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    creating a N(0,1) number ??


    ok, lets says that I have a bunch of uniform random number from some random number generator. How do I turn these into normally distributed numbers, with mean 0 and variance 1?

    (btw im still trying to figure out how to make the uniform numbers)

    /noze2000
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    It has been a long time since I took statistics, but I don't think you turn the numbers into into a normal distribution, I think they either are normally distributed or not.

    If you want to graph the number, first you will have to order them (actually, depending on the code, you don't have to order them first), then you will need to do some sort of frequency analsysis, then plot the results. This example may be of use to you:

    Code:
    #include <stdlib.h>
    #include <stdio.h>
    
    #define NUMDIST 10
    #define MAXNUMS 1000000
    #define MAX_X 20
    
    void printDist(int *bins, FILE *fo){
        int i, j, max=0, numPrint;
    
        //normalize results
        for (i=0; i<NUMDIST; i++){
            if (max < bins[i]) max = bins[i];
        }
    
        //output results
        for (i=0; i<NUMDIST; i++){
            fprintf(fo, "%4d (%9d) ", i+1, bins[i]);
            numPrint = (bins[i] / (float)max) * MAX_X;
            for (j=0; j<numPrint; j++)
                fputc('X', fo);
            fprintf(fo, "\n");
        }
    
        return;
    }
    
    int main(){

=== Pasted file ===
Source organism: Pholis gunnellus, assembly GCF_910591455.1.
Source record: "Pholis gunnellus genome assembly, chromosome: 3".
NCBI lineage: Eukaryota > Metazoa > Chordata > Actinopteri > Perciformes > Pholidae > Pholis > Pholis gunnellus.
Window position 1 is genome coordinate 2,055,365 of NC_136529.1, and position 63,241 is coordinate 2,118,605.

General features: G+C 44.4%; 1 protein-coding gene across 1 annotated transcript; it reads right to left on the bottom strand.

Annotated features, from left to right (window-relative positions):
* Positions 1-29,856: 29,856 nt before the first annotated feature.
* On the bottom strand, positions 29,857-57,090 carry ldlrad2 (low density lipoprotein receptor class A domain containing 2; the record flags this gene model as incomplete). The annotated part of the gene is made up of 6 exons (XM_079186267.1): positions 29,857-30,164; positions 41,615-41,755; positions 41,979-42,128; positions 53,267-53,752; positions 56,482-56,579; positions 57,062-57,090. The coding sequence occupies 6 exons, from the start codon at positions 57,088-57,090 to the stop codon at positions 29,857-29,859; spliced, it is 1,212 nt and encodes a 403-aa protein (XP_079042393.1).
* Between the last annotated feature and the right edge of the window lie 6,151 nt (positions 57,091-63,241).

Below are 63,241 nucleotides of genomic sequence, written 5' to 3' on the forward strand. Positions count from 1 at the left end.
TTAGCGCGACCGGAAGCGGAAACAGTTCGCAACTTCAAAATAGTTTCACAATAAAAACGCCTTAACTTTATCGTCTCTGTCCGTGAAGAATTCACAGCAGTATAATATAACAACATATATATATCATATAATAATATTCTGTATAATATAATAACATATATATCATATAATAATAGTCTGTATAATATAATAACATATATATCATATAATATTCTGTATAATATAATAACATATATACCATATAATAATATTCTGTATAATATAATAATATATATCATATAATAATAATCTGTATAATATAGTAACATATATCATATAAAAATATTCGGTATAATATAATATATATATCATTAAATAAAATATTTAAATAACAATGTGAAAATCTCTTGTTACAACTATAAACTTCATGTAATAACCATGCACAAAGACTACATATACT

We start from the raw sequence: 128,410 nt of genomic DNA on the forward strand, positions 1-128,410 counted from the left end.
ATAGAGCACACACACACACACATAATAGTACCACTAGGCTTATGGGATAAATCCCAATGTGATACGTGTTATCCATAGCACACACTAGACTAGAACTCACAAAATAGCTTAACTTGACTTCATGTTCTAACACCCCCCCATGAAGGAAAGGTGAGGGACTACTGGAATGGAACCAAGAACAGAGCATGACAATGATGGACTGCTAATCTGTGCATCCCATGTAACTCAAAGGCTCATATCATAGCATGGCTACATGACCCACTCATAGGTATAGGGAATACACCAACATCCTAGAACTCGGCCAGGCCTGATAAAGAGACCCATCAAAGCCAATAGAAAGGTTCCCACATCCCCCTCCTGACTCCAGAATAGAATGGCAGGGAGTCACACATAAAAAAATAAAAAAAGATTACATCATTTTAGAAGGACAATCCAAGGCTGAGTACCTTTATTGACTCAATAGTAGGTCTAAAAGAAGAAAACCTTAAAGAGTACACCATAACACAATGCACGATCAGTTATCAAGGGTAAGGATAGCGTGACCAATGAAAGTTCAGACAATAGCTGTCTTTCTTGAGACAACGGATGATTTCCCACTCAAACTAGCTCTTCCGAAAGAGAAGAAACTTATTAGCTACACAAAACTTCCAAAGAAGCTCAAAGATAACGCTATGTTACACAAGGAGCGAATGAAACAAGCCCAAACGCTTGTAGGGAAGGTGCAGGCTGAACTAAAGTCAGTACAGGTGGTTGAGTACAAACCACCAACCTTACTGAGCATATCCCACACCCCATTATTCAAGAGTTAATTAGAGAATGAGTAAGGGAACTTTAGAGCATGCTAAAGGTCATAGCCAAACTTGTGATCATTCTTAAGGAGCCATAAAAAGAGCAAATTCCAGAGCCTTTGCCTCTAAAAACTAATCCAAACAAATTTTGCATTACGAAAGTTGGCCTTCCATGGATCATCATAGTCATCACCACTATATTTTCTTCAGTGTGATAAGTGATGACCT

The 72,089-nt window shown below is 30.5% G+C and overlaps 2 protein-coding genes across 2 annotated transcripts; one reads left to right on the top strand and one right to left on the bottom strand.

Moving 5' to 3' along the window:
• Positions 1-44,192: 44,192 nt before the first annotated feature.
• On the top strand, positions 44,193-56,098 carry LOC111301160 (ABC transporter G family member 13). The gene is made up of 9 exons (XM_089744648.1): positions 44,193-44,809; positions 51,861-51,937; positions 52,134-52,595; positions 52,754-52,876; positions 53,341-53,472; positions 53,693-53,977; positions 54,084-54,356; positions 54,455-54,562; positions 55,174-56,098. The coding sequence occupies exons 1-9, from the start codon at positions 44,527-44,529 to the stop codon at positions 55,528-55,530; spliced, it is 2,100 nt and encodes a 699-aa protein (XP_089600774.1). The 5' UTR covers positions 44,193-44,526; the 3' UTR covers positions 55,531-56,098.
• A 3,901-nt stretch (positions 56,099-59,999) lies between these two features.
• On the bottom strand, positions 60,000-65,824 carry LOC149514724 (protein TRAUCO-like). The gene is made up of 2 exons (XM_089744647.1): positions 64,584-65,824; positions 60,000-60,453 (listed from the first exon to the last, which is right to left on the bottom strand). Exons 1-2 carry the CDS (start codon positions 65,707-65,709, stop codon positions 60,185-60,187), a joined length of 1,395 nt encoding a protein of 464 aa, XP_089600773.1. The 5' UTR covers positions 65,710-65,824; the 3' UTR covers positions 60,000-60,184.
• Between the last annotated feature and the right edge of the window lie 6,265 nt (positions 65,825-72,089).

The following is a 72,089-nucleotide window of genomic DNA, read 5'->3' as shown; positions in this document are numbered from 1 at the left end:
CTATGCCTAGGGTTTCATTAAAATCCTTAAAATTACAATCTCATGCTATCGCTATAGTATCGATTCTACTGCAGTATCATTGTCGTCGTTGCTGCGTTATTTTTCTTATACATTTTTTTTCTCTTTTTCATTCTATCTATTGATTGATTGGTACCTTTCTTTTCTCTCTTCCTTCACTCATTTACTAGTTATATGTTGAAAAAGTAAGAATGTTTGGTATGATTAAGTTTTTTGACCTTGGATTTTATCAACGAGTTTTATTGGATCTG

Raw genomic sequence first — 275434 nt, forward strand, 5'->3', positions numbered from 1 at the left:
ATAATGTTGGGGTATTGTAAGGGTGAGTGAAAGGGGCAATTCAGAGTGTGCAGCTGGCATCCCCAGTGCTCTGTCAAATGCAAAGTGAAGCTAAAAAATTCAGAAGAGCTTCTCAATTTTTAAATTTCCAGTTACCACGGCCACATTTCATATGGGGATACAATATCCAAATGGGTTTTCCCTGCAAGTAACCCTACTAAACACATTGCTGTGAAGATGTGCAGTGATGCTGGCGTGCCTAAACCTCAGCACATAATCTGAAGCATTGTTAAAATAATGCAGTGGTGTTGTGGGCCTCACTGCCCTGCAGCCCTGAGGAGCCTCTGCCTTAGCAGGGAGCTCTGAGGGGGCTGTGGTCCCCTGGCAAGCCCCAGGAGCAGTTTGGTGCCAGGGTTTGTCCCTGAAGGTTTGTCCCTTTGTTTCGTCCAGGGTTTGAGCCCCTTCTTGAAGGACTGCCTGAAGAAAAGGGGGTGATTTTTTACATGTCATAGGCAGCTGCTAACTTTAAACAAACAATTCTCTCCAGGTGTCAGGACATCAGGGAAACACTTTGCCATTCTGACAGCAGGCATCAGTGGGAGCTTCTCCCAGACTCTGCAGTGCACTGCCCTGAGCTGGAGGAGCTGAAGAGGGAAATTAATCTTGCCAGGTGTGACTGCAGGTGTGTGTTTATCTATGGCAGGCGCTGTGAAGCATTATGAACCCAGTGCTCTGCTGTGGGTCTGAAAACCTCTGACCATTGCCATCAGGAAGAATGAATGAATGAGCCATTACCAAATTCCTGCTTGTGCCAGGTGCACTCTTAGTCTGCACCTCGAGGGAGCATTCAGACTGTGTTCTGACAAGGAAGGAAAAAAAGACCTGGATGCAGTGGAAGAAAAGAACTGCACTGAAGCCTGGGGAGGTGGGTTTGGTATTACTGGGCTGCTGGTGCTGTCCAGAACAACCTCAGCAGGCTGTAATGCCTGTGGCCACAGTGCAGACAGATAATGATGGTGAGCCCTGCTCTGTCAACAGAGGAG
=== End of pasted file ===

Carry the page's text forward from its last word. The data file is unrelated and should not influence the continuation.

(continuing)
int bins[NUMDIST];
        int i, val;
    
        srand(10);//change to get a fresh set of numbers
        printf("Iterations: %d\n\n", MAXNUMS);
        //zero the input array
        for (i=0; i<NUMDIST; i++){
            bins[i] = 0;
        }
        //increment for each found number
        //this should generate a 'uniform' distribution
        for (i=0; i<MAXNUMS; i++){
            val = rand() % NUMDIST;
            bins[val]++;
        }
    
        printf("\n\nUniform distribution\n");
        printDist(bins, stdout);
        printf("\n\nNormal distribution\n");
        //zero the input array
        for (i=0; i<NUMDIST; i++){
            bins[i] = 0;
        }
        //increment for each found number
        //this should generate a 'uniform' distribution
        for (i=0; i<MAXNUMS; i++){
            val = (rand() % NUMDIST) / 3;
            val += (rand() % NUMDIST) / 3;
            val += (rand() % NUMDIST) / 3;
            bins[val]++;
        }
    
        printDist(bins, stdout);
    
        return 0;
    }
    Output:

    Code:
    Iterations: 1000000
    
    
    
    Uniform distribution
       1 (    99749) XXXXXXXXXXXXXXXXXXX
       2 (   100179) XXXXXXXXXXXXXXXXXXX
       3 (   100435) XXXXXXXXXXXXXXXXXXXX
       4 (   100259) XXXXXXXXXXXXXXXXXXX
       5 (   100250) XXXXXXXXXXXXXXXXXXX
       6 (    99772) XXXXXXXXXXXXXXXXXXX
       7 (    99795) XXXXXXXXXXXXXXXXXXX
       8 (    99926) XXXXXXXXXXXXXXXXXXX
       9 (    99927) XXXXXXXXXXXXXXXXXXX
      10 (    99708) XXXXXXXXXXXXXXXXXXX
    
    
    Normal distribution
       1 (    26789) XX
       2 (    80898) XXXXXXX
       3 (   162129) XXXXXXXXXXXXXX
       4 (   215423) XXXXXXXXXXXXXXXXXXX
       5 (   216257) XXXXXXXXXXXXXXXXXXXX
       6 (   161893) XXXXXXXXXXXXXX